More 15 - 29 year olds are diagnosed with cancer than children each year, yet their specific needs can often be overlooked.

Too old for kids hospitals, and too young to be alongside the elderly and dying during their treatment. They are six times more likely to suffer from mental health problems following treatment and can be left managing the impact of their diagnosis on all aspects of their life for years to come.

Sony Foundation launched the national youth cancer initiative, ‘You Can’ in 2010 to close the gap that currently exists for 15 - 25 year olds with cancer. In partnership with the Federal Government and cancer charity Canteen, we launched this national youth cancer initiative to establish a network of age-appropriate specialised youth cancer centres and services around Australia.

You Can will continue to change the course of cancer care nationally for adolescent and young adults (AYA’s) diagnosed with cancer. We are determined to give these young people a voice, listen to their needs by working with governmental, medical, and corporate Australia to deliver tangible solutions.

AYA patients diagnosed with cancer each year in Australia

Need identified is age-appropriate spaces and activities in the hospital to reduce emotional stress

More likely to experience mental health issues

Total lifetime costs for a young person diganosed with cancer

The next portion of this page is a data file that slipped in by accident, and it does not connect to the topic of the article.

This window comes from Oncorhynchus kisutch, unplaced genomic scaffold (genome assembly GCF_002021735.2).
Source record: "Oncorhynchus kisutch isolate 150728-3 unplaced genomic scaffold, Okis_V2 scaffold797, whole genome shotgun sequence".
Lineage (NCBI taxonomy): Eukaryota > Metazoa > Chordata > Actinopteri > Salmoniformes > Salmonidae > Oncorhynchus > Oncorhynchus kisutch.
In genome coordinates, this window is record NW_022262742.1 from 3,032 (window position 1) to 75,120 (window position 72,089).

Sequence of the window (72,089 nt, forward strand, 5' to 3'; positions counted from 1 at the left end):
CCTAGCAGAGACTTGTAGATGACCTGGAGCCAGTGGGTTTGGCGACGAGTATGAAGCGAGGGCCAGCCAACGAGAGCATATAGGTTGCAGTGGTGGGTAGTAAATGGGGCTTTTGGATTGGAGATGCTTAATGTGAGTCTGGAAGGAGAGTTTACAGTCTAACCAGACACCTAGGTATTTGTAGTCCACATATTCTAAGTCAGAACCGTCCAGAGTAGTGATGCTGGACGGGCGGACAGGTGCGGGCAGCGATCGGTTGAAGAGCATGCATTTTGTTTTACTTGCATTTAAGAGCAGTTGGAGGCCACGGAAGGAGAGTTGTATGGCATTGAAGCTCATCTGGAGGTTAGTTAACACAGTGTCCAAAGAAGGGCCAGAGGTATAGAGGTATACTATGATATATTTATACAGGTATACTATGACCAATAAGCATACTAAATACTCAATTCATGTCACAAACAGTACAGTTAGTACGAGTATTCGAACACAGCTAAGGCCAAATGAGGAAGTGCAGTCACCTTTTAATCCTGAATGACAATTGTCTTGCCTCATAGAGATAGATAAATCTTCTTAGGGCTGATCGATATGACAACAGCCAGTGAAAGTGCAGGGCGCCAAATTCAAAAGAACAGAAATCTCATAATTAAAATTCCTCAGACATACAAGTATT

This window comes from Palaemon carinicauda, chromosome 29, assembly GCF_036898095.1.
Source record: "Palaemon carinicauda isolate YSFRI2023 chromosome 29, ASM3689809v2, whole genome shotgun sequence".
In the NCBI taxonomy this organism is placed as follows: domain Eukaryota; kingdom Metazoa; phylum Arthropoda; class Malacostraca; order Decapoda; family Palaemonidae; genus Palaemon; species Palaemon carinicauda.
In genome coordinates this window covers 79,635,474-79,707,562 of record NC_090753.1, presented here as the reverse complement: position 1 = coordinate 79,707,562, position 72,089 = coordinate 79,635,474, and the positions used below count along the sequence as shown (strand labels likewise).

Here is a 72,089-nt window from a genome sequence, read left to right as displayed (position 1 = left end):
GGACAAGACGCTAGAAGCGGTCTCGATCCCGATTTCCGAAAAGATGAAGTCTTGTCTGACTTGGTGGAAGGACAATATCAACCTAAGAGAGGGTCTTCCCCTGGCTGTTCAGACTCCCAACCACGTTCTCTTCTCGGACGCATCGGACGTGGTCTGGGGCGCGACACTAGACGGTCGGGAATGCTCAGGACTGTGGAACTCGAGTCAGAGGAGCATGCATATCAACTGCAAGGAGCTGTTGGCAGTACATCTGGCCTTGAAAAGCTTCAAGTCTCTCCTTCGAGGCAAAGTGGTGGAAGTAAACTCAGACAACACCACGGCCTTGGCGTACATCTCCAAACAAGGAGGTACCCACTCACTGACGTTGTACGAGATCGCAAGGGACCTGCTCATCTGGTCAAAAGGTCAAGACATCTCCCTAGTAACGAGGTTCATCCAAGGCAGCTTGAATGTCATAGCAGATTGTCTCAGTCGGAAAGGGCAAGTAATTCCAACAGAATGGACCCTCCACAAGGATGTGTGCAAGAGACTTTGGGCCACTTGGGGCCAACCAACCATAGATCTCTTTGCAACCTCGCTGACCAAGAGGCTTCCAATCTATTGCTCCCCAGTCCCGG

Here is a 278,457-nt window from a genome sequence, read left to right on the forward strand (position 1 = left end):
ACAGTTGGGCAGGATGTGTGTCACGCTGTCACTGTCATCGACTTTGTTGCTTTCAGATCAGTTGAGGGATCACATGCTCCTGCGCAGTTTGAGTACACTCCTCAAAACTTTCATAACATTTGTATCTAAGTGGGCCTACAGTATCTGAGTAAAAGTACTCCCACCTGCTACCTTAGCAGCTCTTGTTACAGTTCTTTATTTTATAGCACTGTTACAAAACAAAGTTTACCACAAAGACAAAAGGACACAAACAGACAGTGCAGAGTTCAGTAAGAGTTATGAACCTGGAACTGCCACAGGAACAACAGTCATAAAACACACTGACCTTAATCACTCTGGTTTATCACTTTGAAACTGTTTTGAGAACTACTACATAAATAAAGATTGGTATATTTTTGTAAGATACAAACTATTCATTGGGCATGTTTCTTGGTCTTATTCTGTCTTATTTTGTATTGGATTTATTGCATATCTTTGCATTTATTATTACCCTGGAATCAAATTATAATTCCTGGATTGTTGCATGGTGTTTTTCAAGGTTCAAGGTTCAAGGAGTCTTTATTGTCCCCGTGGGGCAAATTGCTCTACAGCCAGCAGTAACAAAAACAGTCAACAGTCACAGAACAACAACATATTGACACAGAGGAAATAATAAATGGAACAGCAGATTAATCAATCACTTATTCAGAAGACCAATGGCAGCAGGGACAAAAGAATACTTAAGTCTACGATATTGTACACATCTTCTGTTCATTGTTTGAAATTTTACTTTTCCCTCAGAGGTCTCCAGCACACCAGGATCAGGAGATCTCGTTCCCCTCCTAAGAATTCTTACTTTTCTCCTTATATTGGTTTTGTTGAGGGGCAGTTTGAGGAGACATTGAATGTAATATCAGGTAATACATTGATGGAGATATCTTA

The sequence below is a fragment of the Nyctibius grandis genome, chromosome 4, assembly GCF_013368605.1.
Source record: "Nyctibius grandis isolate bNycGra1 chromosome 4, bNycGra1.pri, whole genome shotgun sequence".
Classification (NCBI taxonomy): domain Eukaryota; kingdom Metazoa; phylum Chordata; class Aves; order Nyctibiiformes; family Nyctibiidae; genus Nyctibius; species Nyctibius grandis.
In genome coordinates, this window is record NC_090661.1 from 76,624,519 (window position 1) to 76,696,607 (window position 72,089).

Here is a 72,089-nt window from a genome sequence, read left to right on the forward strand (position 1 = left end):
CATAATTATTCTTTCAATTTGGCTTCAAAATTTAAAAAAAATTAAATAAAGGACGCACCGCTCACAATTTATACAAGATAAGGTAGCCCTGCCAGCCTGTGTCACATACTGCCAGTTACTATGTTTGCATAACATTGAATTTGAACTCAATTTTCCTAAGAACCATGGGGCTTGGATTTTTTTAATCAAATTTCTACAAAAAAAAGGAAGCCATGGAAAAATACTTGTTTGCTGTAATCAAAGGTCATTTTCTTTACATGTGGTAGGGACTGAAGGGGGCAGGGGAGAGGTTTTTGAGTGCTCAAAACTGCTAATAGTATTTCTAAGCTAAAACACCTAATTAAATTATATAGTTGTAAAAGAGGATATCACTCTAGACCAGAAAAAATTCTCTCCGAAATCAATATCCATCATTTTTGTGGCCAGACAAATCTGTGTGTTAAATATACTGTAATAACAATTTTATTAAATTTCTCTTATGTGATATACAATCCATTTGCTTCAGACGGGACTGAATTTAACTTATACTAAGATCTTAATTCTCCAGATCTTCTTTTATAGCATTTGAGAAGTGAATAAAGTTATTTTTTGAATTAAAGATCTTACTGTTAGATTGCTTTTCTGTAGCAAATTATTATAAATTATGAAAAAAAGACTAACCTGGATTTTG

If you are a clinician and would like to know more about patient eligibility and how to make an online referral, or if you would like to support with a donation, please click below.



Click below to find out about services currently available for 13 - 30 year old cancer patients.


Fast Facts

Youth Cancer Statistics:

  • Approx. 1200 adolescents and young adults (AYA’s) (15-24 years) are reportedly diagnosed with cancer each year
  • More AYA’s (0.8%) are diagnosed with cancer compared with children (0.5%) and 2.1% for the older age group (25-34 years).
  • Approx. 10% of AYAs die from cancer every year.
  • Cancer is the most common cause of non-accidental death among young people (15-24 years)
  • AYA deaths from cancer account for 0.24% of all reported cancer deaths. This compares with 0.21% for children aged 0-14 years and 0.57% for the 25-34 year age group.
  • Approx. 10% of AYAs die from cancer every year.
  • Currently there are no Adolescent Hospices in Australia.
  • About 1/3 of young people affected by cancer live in regional/rural areas. Currently there are very limited options for free or subsidised accommodation for youth cancer patients and their families who must travel.

    "You Can was a speck of light in a very difficult time."

    Jess, cancer survivor, You Can Centre Melbourne

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